First, all of the data is used is coming from ETF Action. They have gone through the ETF universe to identify and categorize those ETFs used here. There are many that qualify and we'll be using their categorization as a starting point. Many thanks to them for opening up their vast database for my use.

Second, let's run down the factors I used in the ranking methodology.

  • Expense Ratio - This is perhaps the most important factor since it's the one thing investors can control. If you choose a fund that charges 0.1% annually over a fund that charges 1%, you're automatically coming out ahead by 0.9% annually. You can't control what a fund returns, but you can control what you pay for the portfolio. Lower expense ratios equal more money in your pocket.
  • Spreads - This relates to how cheaply you can buy and sell shares. Generally speaking, the larger the fund, the lower the spreads. Bigger funds usually have many buyers and sellers. Therefore, it's easier to find shares to transact and that makes them cheaper to trade. On the other hand, small funds tend to trade fewer shares and investors often need to pay a premium to buy and sell. Considering expense ratios and spreads together usually give you a better idea of the total cost of ownership.
  • Diversification - Generally speaking, the broader a portfolio is, the better chance it has at reducing overall risk. A fund, such as the Energy Select Sector SPDR ETF (XLE), provides a good example. 45% of the fund's total assets go to just two stocks - ExxonMobil and Chevron. By buying XLE, you're putting a lot of faith in just those two companies. An equal-weighted fund, such as the Invesco S&P 500 Equal Weight Energy ETF (RYE), would score higher on diversification than XLE.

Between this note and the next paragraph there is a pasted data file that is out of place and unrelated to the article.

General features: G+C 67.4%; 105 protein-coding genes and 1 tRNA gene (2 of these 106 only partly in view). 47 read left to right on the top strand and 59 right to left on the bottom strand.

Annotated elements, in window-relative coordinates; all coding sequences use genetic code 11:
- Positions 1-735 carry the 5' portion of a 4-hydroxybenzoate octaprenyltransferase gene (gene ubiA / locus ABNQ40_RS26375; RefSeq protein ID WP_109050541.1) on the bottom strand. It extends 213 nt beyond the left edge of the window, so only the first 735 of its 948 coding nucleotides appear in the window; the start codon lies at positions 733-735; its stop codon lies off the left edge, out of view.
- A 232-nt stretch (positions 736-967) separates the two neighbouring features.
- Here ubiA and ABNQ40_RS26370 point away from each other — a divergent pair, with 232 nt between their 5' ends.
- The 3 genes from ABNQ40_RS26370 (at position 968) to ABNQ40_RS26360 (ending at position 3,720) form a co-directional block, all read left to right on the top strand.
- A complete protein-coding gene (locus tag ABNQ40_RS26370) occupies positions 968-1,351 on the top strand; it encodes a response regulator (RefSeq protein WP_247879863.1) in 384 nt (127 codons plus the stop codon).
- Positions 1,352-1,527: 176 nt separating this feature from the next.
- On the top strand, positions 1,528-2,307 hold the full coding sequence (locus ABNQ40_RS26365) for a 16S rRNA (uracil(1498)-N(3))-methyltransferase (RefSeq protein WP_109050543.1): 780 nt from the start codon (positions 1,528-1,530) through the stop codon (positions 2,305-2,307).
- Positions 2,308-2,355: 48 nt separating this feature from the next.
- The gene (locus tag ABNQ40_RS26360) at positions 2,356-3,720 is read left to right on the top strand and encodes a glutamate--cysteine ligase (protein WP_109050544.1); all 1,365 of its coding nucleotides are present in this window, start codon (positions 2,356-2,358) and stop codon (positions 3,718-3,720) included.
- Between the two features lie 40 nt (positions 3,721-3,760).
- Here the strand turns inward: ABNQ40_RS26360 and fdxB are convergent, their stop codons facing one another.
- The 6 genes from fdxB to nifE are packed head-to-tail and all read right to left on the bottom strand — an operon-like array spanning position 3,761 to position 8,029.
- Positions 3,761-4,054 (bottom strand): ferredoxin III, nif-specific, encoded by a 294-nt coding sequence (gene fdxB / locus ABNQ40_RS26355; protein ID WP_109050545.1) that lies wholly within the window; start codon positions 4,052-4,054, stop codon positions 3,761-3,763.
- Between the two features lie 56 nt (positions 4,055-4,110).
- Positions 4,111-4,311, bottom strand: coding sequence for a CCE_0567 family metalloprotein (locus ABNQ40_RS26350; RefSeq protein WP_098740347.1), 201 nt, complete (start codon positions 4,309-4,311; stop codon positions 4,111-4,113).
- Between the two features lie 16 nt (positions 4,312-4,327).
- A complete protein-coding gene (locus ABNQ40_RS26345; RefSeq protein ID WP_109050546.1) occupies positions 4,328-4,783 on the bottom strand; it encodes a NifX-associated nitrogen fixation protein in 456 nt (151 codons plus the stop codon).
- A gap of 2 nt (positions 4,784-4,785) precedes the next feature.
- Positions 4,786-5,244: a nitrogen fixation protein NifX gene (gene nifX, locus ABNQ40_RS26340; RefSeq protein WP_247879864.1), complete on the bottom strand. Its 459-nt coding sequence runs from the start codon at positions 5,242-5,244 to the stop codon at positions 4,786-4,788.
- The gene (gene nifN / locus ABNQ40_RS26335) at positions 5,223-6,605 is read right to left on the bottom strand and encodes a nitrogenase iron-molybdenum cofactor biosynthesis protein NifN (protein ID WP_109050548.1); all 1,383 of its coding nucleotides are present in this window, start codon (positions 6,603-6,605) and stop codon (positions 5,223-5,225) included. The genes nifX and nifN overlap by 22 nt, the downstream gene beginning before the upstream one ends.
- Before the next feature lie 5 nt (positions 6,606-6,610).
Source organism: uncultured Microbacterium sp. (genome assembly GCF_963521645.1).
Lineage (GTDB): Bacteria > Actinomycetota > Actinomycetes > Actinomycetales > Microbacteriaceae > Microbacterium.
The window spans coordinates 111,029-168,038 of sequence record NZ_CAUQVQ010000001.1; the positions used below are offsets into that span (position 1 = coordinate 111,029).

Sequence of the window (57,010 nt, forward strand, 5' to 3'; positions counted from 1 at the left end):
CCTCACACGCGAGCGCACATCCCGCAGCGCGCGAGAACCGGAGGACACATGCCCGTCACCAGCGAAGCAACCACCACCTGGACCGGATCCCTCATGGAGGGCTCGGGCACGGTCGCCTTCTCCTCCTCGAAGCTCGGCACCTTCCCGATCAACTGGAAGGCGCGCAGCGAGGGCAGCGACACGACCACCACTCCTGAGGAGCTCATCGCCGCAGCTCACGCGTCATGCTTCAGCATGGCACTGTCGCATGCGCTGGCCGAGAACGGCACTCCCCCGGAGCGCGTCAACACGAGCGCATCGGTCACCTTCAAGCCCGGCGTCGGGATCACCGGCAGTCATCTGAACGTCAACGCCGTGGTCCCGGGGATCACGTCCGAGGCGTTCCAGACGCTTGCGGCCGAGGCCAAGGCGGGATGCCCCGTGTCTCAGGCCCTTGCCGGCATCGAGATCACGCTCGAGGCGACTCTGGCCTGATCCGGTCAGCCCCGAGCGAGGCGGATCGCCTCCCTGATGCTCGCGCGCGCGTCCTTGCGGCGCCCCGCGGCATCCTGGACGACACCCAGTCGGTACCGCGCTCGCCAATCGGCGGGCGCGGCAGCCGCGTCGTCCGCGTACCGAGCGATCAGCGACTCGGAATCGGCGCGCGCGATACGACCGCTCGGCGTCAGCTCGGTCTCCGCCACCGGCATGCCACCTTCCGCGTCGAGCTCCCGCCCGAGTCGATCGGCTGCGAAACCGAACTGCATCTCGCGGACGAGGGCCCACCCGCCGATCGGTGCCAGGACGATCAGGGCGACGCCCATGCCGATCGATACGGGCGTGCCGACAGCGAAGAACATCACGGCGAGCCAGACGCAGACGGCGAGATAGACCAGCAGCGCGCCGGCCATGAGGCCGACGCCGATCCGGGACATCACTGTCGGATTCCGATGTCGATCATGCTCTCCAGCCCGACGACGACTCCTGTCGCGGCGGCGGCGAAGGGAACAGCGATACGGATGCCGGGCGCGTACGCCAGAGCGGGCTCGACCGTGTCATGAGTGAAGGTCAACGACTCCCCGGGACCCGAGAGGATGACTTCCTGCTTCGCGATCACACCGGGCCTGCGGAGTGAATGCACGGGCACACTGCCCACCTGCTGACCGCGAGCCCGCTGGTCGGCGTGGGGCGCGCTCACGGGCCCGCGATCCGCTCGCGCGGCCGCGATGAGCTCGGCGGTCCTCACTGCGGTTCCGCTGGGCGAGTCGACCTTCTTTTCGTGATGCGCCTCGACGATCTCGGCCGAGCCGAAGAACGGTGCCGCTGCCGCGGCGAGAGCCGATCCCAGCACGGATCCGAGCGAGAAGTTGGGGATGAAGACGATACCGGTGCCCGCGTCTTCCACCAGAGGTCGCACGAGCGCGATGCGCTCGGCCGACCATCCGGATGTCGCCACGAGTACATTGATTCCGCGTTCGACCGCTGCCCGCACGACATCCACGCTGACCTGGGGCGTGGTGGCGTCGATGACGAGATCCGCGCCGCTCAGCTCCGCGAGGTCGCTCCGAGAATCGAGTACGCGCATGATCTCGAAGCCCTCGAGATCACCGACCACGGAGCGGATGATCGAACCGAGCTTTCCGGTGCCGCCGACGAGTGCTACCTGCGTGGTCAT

• FactSet ETF Scores - FactSet calculates its own proprietary ETF ranking for efficiency, tradeability and fit. They basically are designed to tell us if an ETF is doing what it sets out to do. I'm not going to copy and paste that work that they're doing, but there is some influence there to make sure my rankings are on the right path.

There are a few other minor factors thrown into the mix, but these are the main factors considered.

One thing that is not considered is historical returns. Most ETFs are passively-managed and are simply trying to track an index, not outperform. ETFs shouldn't be penalized for low returns simply because the index they're tracking is out of favor at the moment.

I'm ranking ETFs based on more basic structural factors. Are they cheap to own? Are they liquid? Do they minimize trading costs? Do they maintain risk-reducing diversification benefits?

Being in the bottom half of the list doesn't automatically make a fund "bad". It simply means that due to a low asset base, a high expense ratio, a concentrated portfolio or some other factor, it poses additional costs or downside risks.

Top Small Cap ETF Rankings For 2022

As expected, the ultra-cheap small-cap ETFs dominate the top 10 of this list, which means you'll see plenty of Vanguard, iShares and SPDR names. This first section of the rankings are mostly plain vanilla beta funds, while the sector, thematic and smart beta options tend to fall a little lower.

Top Small Cap ETFs For 2022

Top Small Cap ETFs For 2022

The #1 spot belongs to the iShares Core S&P Small Cap ETF (IJR), a fund that tracks the S&P 600 Small Cap index. Its 0.06% expense ratio ranks among the cheapest in this space and its $72 billion asset base is the largest, making it incredibly cheap and liquid to trade. Vanguard owns the next two spots - the Vanguard Russell 2000 ETF (VTWO) and the Vanguard Small-Cap ETF (VB). The slightly higher expense ratio and lower asset size compared to its biggest peers makes it slightly surprising to make it all the way up to #2, but it clearly scores well on diversification and efficiency.